as far as the east is from the west, so far has he removed our transgressions from us.
As a father has compassion on his children, so the LORD has compassion on those who fear him;
for he knows how we are formed, he remembers that we are dust.
Psalm 103:1-14

a.m.: Jeremiah 10 p.m.: Haggai 1

God alone should be glorified. So often, we create idols, whether they be of wood and metal as in Jeremiah’s satire, or in anything else – football, jobs, fun, friends, people, acceptance, money, drugs, etc. – which are created but are not the true God. In many cases there is nothing wrong with these things in themselves, and God has given us many things to enjoy. However, so often we place them above the God who created us. For he alone is worthy of all glory and honour, of our primary devotion and effort. All of these created things may give us a certain amount of pleasure, or sense of well-being, but they do not sustain us. It is almighty God who sustains us, providing for all our needs. Yet sometimes, our time, effort and money spent on other things is disproportional to that which we spend on God. We being to think we cannot be without something, effectively making them our idol.

For many of us, our greatest idol is ourselves. So often, we want to do what we want and not what God wants. We believe we know better than the God who made us. If we are ever to glorify God and not ourselves, we must submit to his will and do what he commands. In our sinful state we are unable to do this, but through faith in Jesus Christ, the Holy Spirit is able to work in us, that we might be able to do the will of the Father.

Peace with God, others and oneself

Blessed are the peacemakers, for they will be called sons of God. Mt 5:9

Right before God

Blessed are the pure in heart, for they will see God. Mt 5:8


Blessed are the merciful, for they will be shown mercy. Mt 5:7


Blessed are those who hunger and thirst for righteousness, for they will be filled. Mt 5:6

Putting God first

Blessed are the meek, for they will inherit the earth. Mt 5:5

Joyful mourning

Blessed are those who mourn, for they will be comforted. Mt 5:4

Definition of a Christian

Blessed are the poor in spirit, for theirs is the kingdom of heaven. Mt 5:3

How can it be that those who are poor in spirit inherit the kingdom of heaven? How can it be that those who are poor in spirit are blessed?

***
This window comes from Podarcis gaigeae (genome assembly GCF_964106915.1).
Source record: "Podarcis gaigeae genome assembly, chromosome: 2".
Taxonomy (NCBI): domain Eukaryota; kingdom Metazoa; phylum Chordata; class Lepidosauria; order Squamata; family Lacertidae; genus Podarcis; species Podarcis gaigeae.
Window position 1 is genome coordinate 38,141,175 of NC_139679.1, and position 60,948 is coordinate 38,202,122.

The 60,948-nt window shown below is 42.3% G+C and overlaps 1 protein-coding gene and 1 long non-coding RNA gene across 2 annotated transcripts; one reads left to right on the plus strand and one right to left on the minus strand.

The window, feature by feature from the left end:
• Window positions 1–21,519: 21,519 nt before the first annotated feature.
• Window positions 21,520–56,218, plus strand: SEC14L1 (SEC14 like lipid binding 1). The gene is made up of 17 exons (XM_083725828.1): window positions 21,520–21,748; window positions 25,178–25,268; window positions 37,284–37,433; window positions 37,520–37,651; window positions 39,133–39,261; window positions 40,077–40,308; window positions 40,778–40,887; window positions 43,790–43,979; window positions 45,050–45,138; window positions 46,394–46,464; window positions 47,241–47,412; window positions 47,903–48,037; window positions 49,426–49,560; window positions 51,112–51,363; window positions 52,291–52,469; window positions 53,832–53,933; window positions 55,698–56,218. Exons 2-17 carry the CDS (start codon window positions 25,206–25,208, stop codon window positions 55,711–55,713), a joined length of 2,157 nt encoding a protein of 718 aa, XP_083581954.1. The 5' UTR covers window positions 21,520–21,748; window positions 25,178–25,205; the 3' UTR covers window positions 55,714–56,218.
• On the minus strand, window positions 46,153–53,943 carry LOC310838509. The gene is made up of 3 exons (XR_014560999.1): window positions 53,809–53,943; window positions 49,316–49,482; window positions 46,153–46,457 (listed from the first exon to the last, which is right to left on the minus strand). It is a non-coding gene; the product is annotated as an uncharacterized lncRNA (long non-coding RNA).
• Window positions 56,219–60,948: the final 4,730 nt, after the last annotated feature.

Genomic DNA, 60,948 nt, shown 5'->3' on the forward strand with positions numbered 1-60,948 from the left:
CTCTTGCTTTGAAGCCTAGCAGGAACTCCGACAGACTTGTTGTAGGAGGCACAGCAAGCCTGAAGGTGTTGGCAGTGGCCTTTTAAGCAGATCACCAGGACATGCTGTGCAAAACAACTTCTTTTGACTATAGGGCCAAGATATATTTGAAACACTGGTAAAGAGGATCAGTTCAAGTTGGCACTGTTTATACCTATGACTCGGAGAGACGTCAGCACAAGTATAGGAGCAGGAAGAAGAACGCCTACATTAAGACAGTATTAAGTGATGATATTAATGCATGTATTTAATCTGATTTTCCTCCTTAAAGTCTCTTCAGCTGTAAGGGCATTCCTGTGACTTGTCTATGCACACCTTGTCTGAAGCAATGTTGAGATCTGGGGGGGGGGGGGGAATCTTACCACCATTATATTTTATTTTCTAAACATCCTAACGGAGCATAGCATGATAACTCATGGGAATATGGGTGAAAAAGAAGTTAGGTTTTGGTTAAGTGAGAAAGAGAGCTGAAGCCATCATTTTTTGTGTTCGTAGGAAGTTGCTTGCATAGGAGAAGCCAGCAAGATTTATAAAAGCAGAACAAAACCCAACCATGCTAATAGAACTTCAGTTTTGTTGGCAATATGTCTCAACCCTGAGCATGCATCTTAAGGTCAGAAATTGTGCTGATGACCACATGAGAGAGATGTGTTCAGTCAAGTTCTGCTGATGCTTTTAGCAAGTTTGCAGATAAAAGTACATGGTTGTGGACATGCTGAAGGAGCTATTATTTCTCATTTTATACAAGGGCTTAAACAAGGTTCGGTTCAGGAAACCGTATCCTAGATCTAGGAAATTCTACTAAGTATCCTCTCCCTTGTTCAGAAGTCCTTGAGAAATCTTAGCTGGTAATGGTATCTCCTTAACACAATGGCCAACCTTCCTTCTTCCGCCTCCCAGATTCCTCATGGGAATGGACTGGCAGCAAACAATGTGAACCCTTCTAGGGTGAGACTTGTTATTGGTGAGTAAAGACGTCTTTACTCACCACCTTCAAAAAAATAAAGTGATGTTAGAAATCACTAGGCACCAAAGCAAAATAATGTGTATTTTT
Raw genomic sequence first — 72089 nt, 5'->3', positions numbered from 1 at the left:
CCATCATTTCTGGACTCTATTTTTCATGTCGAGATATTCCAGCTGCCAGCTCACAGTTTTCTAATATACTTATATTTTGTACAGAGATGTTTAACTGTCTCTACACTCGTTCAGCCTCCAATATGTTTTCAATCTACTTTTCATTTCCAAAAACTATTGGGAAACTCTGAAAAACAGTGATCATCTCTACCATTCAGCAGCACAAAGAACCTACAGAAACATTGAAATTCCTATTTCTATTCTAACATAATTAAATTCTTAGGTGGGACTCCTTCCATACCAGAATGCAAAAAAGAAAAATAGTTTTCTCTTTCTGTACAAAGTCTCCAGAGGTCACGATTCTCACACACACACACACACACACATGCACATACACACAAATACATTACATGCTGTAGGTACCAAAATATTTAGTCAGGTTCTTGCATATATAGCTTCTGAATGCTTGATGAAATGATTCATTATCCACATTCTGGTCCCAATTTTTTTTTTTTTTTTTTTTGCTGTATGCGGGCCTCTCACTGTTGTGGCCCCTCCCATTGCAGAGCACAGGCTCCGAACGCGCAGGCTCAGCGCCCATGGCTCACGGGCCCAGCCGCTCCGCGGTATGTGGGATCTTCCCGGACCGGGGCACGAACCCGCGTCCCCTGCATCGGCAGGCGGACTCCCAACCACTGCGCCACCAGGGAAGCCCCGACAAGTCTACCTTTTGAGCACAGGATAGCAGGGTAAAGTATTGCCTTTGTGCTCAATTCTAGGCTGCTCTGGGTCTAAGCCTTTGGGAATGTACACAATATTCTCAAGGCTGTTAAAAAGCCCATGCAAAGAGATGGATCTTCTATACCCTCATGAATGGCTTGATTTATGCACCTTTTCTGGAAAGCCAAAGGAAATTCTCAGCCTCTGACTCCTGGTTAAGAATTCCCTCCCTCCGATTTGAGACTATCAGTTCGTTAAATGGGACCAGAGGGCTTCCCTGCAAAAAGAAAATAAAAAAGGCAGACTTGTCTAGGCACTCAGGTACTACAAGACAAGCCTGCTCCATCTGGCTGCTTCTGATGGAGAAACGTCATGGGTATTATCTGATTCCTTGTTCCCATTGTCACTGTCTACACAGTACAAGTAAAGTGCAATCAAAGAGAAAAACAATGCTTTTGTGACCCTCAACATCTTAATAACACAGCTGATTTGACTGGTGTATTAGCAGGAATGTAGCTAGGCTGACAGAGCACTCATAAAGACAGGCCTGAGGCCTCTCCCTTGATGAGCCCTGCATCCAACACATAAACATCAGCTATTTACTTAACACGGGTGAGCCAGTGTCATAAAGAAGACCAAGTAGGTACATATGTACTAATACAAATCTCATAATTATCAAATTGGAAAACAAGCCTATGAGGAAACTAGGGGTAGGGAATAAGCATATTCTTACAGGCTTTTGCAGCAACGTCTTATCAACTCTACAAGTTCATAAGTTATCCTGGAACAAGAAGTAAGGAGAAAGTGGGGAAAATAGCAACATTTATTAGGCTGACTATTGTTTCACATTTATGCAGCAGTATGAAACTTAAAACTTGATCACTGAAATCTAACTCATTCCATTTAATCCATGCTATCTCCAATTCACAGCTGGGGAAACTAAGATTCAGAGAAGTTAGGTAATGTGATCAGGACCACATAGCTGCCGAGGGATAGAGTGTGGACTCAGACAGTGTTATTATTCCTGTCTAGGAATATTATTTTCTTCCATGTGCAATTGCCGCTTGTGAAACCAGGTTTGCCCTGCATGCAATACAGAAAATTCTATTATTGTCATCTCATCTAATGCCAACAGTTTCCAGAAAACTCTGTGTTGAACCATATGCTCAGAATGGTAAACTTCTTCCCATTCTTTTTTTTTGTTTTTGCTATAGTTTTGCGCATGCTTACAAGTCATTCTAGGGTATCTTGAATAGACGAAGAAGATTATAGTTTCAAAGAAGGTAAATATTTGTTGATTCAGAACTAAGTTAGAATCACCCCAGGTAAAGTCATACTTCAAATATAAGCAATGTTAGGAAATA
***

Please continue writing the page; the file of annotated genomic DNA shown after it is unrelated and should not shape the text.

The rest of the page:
The answer lies in how we stand before God. As we are, we are sinners before a holy God. We can try as hard as we can to do what is right, to score brownie points, we can read our bibles, go to church regularly, help those around us with their problems, help old ladies across the road, but as good as these actions are, they cannot deal with our sinful nature. Our sinful nature causes us to sin, to be selfish, to be arrogant, to think we are more important than others, even to think we are God.

Yet, it is so easy for us to think these good actions can make us right before God. In effect, our good actions cause us to think we are rich in spirit.

It is only when we realise that we cannot make ourselves righteous before God, when we become poor in spirit, and we repent of our sin and put our faith in Jesus Christ as our Lord and Saviour, that we are made righteous. For it is only through Christ taking on our sin, and imputing his righteousness on us do we appear righteous before God. It is only when we acknowledge we are poor in spirit that we are blessed and inherit the kingdom of heaven.

a.m.: Matthew 1 p.m.: John 12:37-50

As we’ve been considering the name of God over the past few weeks, we come to the name which above every other name – Jesus the Christ. Just as the name of the Father reflects his character, so the name given to God the Son in the flesh reflects his mission. Jesus is indeed, “God to the rescue”.

“Rescue from what?” you might ask, to which the bible would answer, “Our sin”.

For the Word was made flesh that he might set us free from the punishment due to us for our sin. Whilst he was on earth, he set and example by leading a sinless life, he taught with authority unknown amongst the teachers of the Law, but ultimately he came to die in our place. He mission was made complete in his crucifixion and resurrection, where he took on the wrath of a holy God in his death, and his defeat of death in his rising again on the third day. You might ask “If God were merciful, why could he not just ignore our sin without the need for the crucifixion?” The answer lies in the fact that God is a merciful God. Just as we feel aggrieved when justice is not served in our earthly lives, God must act according to his just and holy nature. Justice must be done, punishment must be served. Through faith in Christ, he takes on our sin, and imputes his righteousness to us.

We are also saved from the power of sin. For anyone who sins is a slave to sin, but the Holy Spirit dwells within all Christians enabling them to say no to unrighteousness. This is not to say we’ll reach sinless perfection this side of eternity, for that would be folly. We will still battle against our sinful nature, but we will no longer have to battle alone, for the Holy Spirit not only enables us to say no, but enables us to become self-controlled, to be free.

However, one day, we’ll be completely free from the presence of sin when our sanctification will be made complete and we will be with God in eternity. The justification which is ours in Christ through faith and is already complete will be accompanied by a sanctification which will be complete in eternity. We will be reconciled to God not only legally, but completely.

As Charles Wesley’s famous hymn quite succinctly summarises:

Hark! The herald angels sing,
“Glory to the newborn King;
Peace on earth, and mercy mild,
God and sinners reconciled!”

Do we know what it is to be reconciled to God?